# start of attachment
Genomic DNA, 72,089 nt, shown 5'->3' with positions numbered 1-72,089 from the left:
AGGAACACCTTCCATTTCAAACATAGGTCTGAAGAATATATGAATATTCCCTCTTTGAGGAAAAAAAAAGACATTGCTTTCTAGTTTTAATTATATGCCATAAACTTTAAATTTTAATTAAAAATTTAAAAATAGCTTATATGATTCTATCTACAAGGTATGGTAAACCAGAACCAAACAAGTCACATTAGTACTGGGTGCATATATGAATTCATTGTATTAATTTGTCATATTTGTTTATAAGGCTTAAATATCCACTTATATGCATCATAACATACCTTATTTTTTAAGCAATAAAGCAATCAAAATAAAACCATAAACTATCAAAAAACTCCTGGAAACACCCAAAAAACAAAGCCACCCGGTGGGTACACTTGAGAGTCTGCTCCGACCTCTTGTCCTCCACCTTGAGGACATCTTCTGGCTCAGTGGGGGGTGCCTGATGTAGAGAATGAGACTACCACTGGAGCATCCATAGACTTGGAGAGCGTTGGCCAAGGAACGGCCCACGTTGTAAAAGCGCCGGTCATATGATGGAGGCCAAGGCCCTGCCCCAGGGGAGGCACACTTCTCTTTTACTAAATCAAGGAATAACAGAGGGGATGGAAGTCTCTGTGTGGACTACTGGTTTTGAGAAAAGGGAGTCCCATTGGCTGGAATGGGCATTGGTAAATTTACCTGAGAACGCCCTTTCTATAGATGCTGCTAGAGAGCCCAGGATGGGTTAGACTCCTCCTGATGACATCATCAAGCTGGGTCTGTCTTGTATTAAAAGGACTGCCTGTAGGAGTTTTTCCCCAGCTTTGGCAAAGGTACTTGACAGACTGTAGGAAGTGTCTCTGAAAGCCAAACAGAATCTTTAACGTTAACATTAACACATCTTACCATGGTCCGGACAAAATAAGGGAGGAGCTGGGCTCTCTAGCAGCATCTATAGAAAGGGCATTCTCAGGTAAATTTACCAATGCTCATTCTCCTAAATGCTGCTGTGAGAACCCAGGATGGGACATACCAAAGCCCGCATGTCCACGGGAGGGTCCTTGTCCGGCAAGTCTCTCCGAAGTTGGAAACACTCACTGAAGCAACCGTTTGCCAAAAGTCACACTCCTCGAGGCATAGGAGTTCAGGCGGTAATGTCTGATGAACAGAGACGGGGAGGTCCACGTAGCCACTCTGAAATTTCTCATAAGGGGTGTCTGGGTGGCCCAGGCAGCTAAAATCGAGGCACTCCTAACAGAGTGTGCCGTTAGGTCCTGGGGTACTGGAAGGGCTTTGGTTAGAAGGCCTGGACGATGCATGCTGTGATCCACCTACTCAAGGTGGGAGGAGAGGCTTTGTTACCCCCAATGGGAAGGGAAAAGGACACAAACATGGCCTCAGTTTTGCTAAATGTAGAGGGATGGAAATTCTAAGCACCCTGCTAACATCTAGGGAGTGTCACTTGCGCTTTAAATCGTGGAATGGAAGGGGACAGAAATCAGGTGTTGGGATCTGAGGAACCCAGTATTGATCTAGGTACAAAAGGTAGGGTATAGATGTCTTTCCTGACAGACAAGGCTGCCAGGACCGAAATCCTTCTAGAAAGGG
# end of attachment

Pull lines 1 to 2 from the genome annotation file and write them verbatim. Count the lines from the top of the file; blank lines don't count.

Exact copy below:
Genomic DNA, 72,089 nt, shown 5'->3' with positions numbered 1-72,089 from the left:
AGGAACACCTTCCATTTCAAACATAGGTCTGAAGAATATATGAATATTCCCTCTTTGAGGAAAAAAAAAGACATTGCTTTCTAGTTTTAATTATATGCCATAAACTTTAAATTTTAATTAAAAATTTAAAAATAGCTTATATGATTCTATCTACAAGGTATGGTAAACCAGAACCAAACAAGTCACATTAGTACTGGGTGCATATATGAATTCATTGTATTAATTTGTCATATTTGTTTATAAGGCTTAAATATCCACTTATATGCATCATAACATACCTTATTTTTTAAGCAATAAAGCAATCAAAATAAAACCATAAACTATCAAAAAACTCCTGGAAACACCCAAAAAACAAAGCCACCCGGTGGGTACACTTGAGAGTCTGCTCCGACCTCTTGTCCTCCACCTTGAGGACATCTTCTGGCTCAGTGGGGGGTGCCTGATGTAGAGAATGAGACTACCACTGGAGCATCCATAGACTTGGAGAGCGTTGGCCAAGGAACGGCCCACGTTGTAAAAGCGCCGGTCATATGATGGAGGCCAAGGCCCTGCCCCAGGGGAGGCACACTTCTCTTTTACTAAATCAAGGAATAACAGAGGGGATGGAAGTCTCTGTGTGGACTACTGGTTTTGAGAAAAGGGAGTCCCATTGGCTGGAATGGGCATTGGTAAATTTACCTGAGAACGCCCTTTCTATAGATGCTGCTAGAGAGCCCAGGATGGGTTAGACTCCTCCTGATGACATCATCAAGCTGGGTCTGTCTTGTATTAAAAGGACTGCCTGTAGGAGTTTTTCCCCAGCTTTGGCAAAGGTACTTGACAGACTGTAGGAAGTGTCTCTGAAAGCCAAACAGAATCTTTAACGTTAACATTAACACATCTTACCATGGTCCGGACAAAATAAGGGAGGAGCTGGGCTCTCTAGCAGCATCTATAGAAAGGGCATTCTCAGGTAAATTTACCAATGCTCATTCTCCTAAATGCTGCTGTGAGAACCCAGGATGGGACATACCAAAGCCCGCATGTCCACGGGAGGGTCCTTGTCCGGCAAGTCTCTCCGAAGTTGGAAACACTCACTGAAGCAACCGTTTGCCAAAAGTCACACTCCTCGAGGCATAGGAGTTCAGGCGGTAATGTCTGATGAACAGAGACGGGGAGGTCCACGTAGCCACTCTGAAATTTCTCATAAGGGGTGTCTGGGTGGCCCAGGCAGCTAAAATCGAGGCACTCCTAACAGAGTGTGCCGTTAGGTCCTGGGGTACTGGAAGGGCTTTGGTTAGAAGGCCTGGACGATGCATGCTGTGATCCACCTACTCAAGGTGGGAGGAGAGGCTTTGTTACCCCCAATGGGAAGGGAAAAGGACACAAACATGGCCTCAGTTTTGCTAAATGTAGAGGGATGGAAATTCTAAGCACCCTGCTAACATCTAGGGAGTGTCACTTGCGCTTTAAATCGTGGAATGGAAGGGGACAGAAATCAGGTGTTGGGATCTGAGGAACCCAGTATTGATCTAGGTACAAAAGGTAGGGTATAGATGTCTTTCCTGACAGACAAGGCTGCCAGGACCGAAATCCTTCTAGAAAGGG